Backed into a corner, Zaev responds with angry and personal tirades against Mickoski

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During the first televised debate between the two main leaders, Hristijan Mickoski and Zoran Zaev, the latter was noticably hostile and lowbrow in his comments. Many viewers took to the social media to comment on the style that was seen as low even for Zaev.

I wish the intellectual wing wins over the primitivism in their party, for the sake of all of us, former Culture Minister Ganka Cvetanova said on Twitter, after one of the uglier attacks from Zaev.

Some examples were when Zaev personally attacked Mickoski over the fact that his father was a professor at the Electrical engineering faculty in Skopje, and Mickoski later joined the same university. Back in the day Zaev’s own father was sentenced for stealing electricity in his village, by illegally drawing a connection from a powerline to his home, but somehow he thought that it was a good idea to attack his a family with distinguished academic and business background.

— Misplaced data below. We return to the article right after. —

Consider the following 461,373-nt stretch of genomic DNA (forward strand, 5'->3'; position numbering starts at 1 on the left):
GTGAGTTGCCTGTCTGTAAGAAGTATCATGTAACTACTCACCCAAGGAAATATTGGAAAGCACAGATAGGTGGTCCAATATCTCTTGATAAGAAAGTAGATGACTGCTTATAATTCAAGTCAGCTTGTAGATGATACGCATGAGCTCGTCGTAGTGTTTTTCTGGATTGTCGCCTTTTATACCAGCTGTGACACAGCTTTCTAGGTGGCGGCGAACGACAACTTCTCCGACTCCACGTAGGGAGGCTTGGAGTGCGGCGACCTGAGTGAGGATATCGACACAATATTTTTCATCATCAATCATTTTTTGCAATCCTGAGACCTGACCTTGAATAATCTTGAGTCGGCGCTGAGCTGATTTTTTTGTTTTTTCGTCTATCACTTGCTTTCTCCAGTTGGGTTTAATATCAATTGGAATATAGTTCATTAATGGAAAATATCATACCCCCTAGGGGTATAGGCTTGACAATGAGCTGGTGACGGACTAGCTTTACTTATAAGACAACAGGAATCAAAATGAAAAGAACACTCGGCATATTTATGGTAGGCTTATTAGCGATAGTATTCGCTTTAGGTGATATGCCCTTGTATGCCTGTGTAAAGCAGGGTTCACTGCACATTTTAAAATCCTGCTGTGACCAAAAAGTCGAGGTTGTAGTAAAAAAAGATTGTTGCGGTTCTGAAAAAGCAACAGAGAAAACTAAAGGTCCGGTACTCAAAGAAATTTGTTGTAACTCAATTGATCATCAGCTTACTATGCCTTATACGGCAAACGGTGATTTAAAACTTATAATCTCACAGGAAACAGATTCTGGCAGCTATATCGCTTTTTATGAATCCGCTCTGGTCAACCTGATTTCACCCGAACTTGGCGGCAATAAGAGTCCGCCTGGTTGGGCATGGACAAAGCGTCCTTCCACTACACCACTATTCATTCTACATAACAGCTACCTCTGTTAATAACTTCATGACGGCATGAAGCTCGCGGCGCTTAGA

Zaev also kept accusing Mickoski of going to a gym and a restaurant during the epidemic, cases in which the Zaev controlled police ordered extensive raids and investigations, even as dozens of officials from Zaev’s own SDSM party were hospitalized after conducting campaign events or attending mass iftar dinners. In the first instance, the allegations were proven false, and in the second, Mickoski offered to pay a fine given that he was unaware of the rapidly changing regulatory system – although the SDSM linked police agents who are following him apparently were.

Zaev, who is facing myriad corruption scandals, also called Mickoski a criminal who would make Nikola Gruevski look like a pickpocket, continuing his practice of alleging criminal activity on the part of VMRO while he himself is revealed to be involved in corruption almost every other day. Mickoski, on the other hand, raised several possible future corruption investigations about Zaev – he asked him if he was in contact with a lawyer suspected of extorting money and whether he received land in Switzerland as a present from a Montenegrin businessman. Both questions seemed too detailed to be idle speculation and could lead to new revelations in the coming days.